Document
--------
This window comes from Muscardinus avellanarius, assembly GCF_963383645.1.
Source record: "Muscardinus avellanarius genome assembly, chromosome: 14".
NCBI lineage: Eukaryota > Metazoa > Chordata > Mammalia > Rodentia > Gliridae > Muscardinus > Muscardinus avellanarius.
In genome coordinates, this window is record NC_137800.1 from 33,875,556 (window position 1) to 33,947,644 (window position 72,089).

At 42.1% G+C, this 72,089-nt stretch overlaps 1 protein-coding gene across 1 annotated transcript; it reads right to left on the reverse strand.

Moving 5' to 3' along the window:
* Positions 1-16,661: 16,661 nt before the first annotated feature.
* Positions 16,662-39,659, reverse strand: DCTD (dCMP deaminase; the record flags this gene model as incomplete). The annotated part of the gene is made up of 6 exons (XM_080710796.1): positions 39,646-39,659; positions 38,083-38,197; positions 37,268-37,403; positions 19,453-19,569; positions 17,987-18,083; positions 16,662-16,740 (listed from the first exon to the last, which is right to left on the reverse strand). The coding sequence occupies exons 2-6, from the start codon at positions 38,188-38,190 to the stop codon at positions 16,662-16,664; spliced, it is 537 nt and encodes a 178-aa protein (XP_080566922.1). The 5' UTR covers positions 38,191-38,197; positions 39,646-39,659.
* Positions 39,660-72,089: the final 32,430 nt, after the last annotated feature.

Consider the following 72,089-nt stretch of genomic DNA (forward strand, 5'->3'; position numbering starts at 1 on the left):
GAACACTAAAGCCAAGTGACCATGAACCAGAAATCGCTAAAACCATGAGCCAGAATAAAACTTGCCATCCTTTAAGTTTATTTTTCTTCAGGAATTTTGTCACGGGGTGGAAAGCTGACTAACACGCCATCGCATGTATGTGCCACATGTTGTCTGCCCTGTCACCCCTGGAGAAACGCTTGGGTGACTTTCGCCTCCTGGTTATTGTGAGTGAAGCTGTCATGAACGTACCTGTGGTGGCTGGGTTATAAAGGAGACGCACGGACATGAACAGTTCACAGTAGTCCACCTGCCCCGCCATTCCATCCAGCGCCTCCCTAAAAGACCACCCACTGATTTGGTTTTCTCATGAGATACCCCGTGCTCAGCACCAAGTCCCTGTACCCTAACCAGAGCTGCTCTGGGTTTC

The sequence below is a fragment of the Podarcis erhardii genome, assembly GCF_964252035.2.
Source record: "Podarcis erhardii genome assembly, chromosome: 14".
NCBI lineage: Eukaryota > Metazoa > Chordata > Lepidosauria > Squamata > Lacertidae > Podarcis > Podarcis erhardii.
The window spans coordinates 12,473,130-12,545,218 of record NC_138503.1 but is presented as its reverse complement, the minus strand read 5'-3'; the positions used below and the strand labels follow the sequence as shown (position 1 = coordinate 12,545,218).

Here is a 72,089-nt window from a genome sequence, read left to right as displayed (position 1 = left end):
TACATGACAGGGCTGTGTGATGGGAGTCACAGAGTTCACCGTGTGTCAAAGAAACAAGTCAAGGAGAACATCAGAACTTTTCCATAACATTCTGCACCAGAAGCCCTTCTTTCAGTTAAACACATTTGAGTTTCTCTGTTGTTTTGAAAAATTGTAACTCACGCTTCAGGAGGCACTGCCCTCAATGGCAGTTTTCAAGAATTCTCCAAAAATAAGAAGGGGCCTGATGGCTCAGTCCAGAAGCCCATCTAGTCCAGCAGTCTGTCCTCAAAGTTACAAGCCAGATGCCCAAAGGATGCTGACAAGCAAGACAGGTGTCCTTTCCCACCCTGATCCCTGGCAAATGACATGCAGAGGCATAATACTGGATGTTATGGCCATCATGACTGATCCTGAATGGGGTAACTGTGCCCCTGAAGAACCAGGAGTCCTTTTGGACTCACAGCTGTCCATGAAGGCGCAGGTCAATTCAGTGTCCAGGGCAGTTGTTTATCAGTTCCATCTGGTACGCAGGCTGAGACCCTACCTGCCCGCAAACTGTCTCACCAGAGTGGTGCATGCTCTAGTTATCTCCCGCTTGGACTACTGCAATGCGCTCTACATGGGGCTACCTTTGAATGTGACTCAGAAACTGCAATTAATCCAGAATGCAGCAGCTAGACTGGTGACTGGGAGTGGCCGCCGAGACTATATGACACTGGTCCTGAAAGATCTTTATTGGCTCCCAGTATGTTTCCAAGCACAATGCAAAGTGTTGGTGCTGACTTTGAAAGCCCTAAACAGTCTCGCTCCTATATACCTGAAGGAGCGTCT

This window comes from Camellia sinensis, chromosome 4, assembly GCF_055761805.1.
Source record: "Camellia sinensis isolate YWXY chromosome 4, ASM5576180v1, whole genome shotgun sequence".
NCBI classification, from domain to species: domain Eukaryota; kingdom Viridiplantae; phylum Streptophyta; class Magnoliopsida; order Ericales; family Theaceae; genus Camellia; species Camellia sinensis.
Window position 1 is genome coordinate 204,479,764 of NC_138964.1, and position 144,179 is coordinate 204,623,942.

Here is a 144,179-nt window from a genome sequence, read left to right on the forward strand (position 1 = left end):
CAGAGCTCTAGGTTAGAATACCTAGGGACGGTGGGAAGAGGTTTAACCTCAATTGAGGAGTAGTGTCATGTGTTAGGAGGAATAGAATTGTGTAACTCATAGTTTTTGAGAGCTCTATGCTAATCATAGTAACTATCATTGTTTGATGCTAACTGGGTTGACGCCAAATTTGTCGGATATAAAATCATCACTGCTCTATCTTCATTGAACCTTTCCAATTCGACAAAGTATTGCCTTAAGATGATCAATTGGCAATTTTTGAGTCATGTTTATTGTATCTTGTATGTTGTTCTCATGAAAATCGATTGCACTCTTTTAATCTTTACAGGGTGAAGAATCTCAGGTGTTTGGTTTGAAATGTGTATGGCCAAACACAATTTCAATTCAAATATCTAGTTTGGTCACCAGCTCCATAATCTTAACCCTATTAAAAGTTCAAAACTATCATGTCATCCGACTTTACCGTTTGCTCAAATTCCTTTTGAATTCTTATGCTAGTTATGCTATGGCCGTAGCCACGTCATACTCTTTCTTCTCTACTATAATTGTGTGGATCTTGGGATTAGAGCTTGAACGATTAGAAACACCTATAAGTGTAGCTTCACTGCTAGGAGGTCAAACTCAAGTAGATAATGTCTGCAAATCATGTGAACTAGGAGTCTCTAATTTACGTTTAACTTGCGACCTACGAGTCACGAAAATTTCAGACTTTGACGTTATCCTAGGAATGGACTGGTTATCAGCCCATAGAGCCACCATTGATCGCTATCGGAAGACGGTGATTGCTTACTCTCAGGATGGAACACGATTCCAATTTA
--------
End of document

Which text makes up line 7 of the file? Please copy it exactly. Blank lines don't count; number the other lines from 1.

* Positions 1-16,661: 16,661 nt before the first annotated feature.